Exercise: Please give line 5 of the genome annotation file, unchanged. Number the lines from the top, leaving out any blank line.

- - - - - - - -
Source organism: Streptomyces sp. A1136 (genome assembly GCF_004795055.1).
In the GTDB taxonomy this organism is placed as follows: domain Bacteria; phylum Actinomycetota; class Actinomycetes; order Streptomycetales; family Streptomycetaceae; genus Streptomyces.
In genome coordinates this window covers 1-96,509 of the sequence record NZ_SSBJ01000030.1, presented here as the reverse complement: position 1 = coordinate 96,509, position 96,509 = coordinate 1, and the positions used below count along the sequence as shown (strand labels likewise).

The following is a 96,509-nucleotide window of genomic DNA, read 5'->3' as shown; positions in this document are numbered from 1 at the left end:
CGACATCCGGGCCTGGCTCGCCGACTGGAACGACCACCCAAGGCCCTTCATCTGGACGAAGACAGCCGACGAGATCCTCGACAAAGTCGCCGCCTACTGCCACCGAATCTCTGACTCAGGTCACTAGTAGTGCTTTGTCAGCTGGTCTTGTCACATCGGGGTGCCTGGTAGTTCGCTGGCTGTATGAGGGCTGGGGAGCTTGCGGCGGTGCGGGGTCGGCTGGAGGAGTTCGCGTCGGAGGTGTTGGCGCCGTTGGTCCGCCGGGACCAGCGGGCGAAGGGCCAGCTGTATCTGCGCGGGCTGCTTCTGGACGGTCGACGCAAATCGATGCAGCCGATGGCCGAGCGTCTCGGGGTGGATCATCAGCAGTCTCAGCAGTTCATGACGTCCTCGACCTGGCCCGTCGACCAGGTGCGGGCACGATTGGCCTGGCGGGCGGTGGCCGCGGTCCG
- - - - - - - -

CGACATCCGGGCCTGGCTCGCCGACTGGAACGACCACCCAAGGCCCTTCATCTGGACGAAGACAGCCGACGAGATCCTCGACAAAGTCGCCGCCTACTGCCACCGAATCTCTGACTCAGGTCACTAGTAGTGCTTTGTCAGCTGGTCTTGTCACATCGGGGTGCCTGGTAGTTCGCTGGCTGTATGAGGGCTGGGGAGCTTGCGGCGGTGCGGGGTCGGCTGGAGGAGTTCGCGTCGGAGGTGTTGGCGCCGTTGGTCCGCCGGGACCAGCGGGCGAAGGGCCAGCTGTATCTGCGCGGGCTGCTTCTGGACGGTCGACGCAAATCGATGCAGCCGATGGCCGAGCGTCTCGGGGTGGATCATCAGCAGTCTCAGCAGTTCATGACGTCCTCGACCTGGCCCGTCGACCAGGTGCGGGCACGATTGGCCTGGCGGGCGGTGGCCGCGGTCCG